Joe's basic desire to reject everything from women is revealed in his relationship with Joanna. That is, even though Joanna leaves him food, he still prefers to steal it. And even though he had already seduced her, he prefers to violate her anew each time. With these acts, Joe is asserting his masculinity. He is refusing to allow the woman to have any influence on his life. And each time he sleeps with Joanna, it is "as if he struggled physically with another man."
The reader should compare Joe's reaction to the food that Mrs. McEachern brought him to his reaction to the food left for him by Joanna. In both cases, he violently hurls the food away.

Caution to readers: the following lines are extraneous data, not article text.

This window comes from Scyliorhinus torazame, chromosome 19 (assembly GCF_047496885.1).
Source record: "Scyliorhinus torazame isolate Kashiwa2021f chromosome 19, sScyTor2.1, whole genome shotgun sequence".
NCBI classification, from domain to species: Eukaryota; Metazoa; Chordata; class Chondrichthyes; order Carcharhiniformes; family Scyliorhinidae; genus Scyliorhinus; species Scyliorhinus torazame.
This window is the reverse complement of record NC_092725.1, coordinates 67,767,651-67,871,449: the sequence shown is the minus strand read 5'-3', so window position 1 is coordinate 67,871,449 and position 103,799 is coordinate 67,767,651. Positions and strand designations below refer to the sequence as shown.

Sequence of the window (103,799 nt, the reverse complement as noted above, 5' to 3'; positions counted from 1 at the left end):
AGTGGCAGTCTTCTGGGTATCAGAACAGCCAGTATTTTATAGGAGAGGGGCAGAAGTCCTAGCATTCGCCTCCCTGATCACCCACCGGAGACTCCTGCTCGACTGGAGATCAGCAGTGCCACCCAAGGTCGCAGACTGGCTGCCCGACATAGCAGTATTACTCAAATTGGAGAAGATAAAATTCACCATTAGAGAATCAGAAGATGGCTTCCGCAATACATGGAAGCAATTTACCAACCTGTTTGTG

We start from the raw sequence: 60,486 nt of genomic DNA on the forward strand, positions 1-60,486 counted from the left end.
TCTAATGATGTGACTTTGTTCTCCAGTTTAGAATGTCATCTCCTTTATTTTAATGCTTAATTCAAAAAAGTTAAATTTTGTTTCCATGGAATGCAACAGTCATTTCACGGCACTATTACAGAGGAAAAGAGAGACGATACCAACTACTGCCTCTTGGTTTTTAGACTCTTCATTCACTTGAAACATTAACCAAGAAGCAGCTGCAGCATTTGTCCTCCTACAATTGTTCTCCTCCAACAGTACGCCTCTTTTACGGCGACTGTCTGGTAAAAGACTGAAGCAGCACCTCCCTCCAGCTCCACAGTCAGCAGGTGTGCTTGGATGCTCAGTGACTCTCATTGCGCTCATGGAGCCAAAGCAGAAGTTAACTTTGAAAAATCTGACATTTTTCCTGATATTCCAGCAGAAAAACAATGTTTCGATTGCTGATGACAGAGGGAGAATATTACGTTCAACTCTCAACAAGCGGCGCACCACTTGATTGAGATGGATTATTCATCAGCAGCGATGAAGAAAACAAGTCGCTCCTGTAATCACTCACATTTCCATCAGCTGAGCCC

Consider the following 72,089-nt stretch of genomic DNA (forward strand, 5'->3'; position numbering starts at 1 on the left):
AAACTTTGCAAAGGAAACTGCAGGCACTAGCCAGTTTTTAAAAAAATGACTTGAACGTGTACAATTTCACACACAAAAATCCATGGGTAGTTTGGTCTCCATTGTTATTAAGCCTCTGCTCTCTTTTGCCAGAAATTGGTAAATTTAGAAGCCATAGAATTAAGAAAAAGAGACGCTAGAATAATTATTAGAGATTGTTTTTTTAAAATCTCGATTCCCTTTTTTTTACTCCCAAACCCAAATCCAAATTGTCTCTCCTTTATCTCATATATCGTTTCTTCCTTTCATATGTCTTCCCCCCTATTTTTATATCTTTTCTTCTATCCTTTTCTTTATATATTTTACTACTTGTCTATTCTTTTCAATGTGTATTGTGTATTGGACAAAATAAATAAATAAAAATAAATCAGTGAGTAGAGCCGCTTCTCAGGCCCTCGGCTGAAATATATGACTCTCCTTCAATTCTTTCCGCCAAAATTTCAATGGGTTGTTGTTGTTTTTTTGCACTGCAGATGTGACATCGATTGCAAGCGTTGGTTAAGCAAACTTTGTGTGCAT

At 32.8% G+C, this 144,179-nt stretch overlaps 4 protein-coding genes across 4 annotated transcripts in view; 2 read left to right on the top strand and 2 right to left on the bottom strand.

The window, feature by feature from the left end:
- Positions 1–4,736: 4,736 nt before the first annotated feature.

Joanna Burden's story of her ancestors places her in a position to help Joe. She has inherited the burden of the Negro race. Her willingness to accept a person at his own value should have prepared Joanna to accept Joe, and throughout this chapter, it appears that Joanna is accepting Joe for what he is.
At the end of the chapter, Joe says he doesn't know his parents but that one was part Negro. When Joanna inquires how Joe knows that he is part Negro, he tells her that he doesn't definitely know, but he has always assumed that he has Negro blood. The point is that Christmas feels himself to be a Negro, and he has lived his life with this assumption. His problem, then, involves his belief that he possesses two bloods, and therefore, his attempts to reconcile these two bloods or to find acceptance for both are crucial to his life.